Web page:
# Checking approximation of E

MathWorld page gives a simple numeric formula for `e` that's allegedly correct for first 10^25 digits. It states that `e` is approximately

``````(1 + 9^-4^(7*6))^3^2^85
``````

Any idea how to check whether this formula is correct even for the first 10 digits? Here's another way of writing the right hand side

``````Power[Plus[1, Power[9, Times[-1, Power[4, Times[7, 6]]]]], Power[3, Power[2, 85]]]
``````
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You might get better answers with math.stackexchange.com –  Yanick Rochon Jan 18 '11 at 7:52
A similar question was answered here earlier -- stackoverflow.com/questions/4696882/solving-power-towers –  Yaroslav Bulatov Jan 18 '11 at 8:00

This problem does not need Mathematica at all. First, it is easy to show that `9^(4^(7*6))` is exactly equal to `3^2^85`, since

`````` 9^(4^(7*6)) = 3^(2*4^(7*6)) = 3^(2^(1+2*(7*6))) = 3^2^85
``````

Then, we know that one of the ways to represent `e` is as a limit

``````e = lim (1+1/n)^n, n->infinity
``````

The only question is what is the error given that `n` is very large but finite. We have

``````(1+1/n)^n = e^log((1+1/n)^n) = e^(n*log(1+1/n)) = e^(1-1/(2n)+O(1/n^2)) = e + O(1/n),
``````

Given the `n = 3^2^85`, i we take the `log(10,n) = 2^85 log(10,3) ~ 1.85 *10^25`, we get an estimate similar to the quoted one

-

Repeatedly taking logs is a nice (usually) generally-applicable solution to problems of this sort. Here's a more special-case approach to this problem: recall that e = lim(n->infinity, (1+1/n)^n). So to be a good approximation to e, all we need is for 9^(4^(42)) (the denominator of the fractional part) to be sufficiently close to 3^(2^85) and big.

In this case, they're identical, so we have n=3^(2^85), and it's going to be a very good approximation to e. These are big numbers, but not unworkably so:

``````>>> from mpmath import *
>>> iv.dps = 50 # let's use interval arithmetic, just for fun
>>> x = mpi(9)**(-(4**(42)))
>>> up = (mpi(3)**(2**85))
>>> x
mpi('1.4846305545498656772753385085652043615636250118238876e-18457734525360901453873570',
'1.4846305545498656772753385085652043615636250118238899e-18457734525360901453873570')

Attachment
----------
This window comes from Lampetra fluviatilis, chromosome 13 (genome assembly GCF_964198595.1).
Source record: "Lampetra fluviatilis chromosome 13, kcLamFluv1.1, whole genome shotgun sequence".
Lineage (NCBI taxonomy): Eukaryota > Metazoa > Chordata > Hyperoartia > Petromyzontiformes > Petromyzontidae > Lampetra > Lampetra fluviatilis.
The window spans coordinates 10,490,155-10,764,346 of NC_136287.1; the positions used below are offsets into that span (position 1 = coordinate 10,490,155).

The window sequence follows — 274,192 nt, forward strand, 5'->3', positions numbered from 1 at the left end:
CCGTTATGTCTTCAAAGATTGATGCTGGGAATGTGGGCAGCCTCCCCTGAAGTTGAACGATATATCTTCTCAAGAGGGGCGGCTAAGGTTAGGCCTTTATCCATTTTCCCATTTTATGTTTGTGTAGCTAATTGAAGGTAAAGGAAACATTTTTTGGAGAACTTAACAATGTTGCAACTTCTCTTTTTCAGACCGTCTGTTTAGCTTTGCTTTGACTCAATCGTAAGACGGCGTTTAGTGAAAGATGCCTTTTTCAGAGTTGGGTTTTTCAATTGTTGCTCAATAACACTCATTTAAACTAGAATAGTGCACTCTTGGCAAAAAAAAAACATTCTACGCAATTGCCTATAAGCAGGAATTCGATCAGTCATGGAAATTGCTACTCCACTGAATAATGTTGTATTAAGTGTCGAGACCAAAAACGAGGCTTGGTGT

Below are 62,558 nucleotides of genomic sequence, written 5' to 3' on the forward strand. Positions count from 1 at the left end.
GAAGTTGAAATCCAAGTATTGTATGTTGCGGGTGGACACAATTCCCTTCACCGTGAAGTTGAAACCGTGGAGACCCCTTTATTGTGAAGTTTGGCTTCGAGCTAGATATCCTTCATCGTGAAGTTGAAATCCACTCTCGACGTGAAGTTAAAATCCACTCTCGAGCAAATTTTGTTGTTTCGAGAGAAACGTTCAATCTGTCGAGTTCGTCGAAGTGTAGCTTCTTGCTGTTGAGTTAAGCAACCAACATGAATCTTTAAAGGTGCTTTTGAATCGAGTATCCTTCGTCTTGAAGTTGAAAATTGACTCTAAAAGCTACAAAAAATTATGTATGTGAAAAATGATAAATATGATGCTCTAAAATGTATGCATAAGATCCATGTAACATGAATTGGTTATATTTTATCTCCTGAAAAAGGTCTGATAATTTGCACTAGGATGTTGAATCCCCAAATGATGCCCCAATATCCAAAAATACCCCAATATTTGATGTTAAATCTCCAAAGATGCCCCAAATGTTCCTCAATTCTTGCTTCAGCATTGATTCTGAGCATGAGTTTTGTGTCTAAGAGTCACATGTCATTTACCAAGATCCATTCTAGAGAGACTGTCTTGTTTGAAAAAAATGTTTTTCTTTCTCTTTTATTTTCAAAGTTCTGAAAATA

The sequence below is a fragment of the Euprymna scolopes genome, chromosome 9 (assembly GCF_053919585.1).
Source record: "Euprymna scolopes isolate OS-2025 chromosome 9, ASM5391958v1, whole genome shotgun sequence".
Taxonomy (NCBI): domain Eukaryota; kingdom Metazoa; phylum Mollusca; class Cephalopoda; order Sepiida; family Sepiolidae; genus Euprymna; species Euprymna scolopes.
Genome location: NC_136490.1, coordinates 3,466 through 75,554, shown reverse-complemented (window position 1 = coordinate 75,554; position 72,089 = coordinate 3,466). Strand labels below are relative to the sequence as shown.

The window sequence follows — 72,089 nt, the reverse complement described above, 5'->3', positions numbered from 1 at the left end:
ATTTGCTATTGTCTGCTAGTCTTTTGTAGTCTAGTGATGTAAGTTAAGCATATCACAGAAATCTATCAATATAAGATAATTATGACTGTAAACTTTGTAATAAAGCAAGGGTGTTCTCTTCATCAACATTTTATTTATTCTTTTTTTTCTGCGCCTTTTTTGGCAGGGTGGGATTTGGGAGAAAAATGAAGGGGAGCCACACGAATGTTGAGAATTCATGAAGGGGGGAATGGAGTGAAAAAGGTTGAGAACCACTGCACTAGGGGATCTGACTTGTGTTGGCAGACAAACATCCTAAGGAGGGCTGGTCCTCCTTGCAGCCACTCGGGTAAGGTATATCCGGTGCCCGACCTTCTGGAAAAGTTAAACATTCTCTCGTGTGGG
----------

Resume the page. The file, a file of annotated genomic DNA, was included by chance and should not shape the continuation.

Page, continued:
>>> 1/x
mpi('6.7356824695231749871315222528985858700759934154677854e+18457734525360901453873569',
'6.7356824695231749871315222528985858700759934154678156e+18457734525360901453873569')
>>> up
mpi('6.7356824695231749871315222528985858700759934154678005e+18457734525360901453873569',
'6.7356824695231749871315222528985858700759934154678156e+18457734525360901453873569')
>>> 0 in (1/x-up)
True
``````

Working out the exact error bounds on e is left as an exercise for the reader ;-) -- hint: compare the number of digits of accuracy the mathworld page claims and the above numbers, and ask why that might be, thinking of the series of approximations (1+1/1)^1, (1+1/2)^2, etc.

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I don't get how this prove the correctness of the first 10^25 digits. Unless that is what you "left as an exercise" ... but this is not homework (I guess), so you should try to answer the question –  belisarius Jan 18 '11 at 12:55
The full argument was given above by Leonid Shifrin while I was sleeping :^) -- as I noted, the series of approximations (1+1/n)^n as n->infinity converges to e. The dominant error is of order 1/n (that's the fact which one can notice and then easily prove after you see that the exponents listed above 18457734525360901453873569, are so close to the claimed number of correct digits 18457734525360901453873570, which can't be a coincidence.) –  DSM Jan 19 '11 at 2:43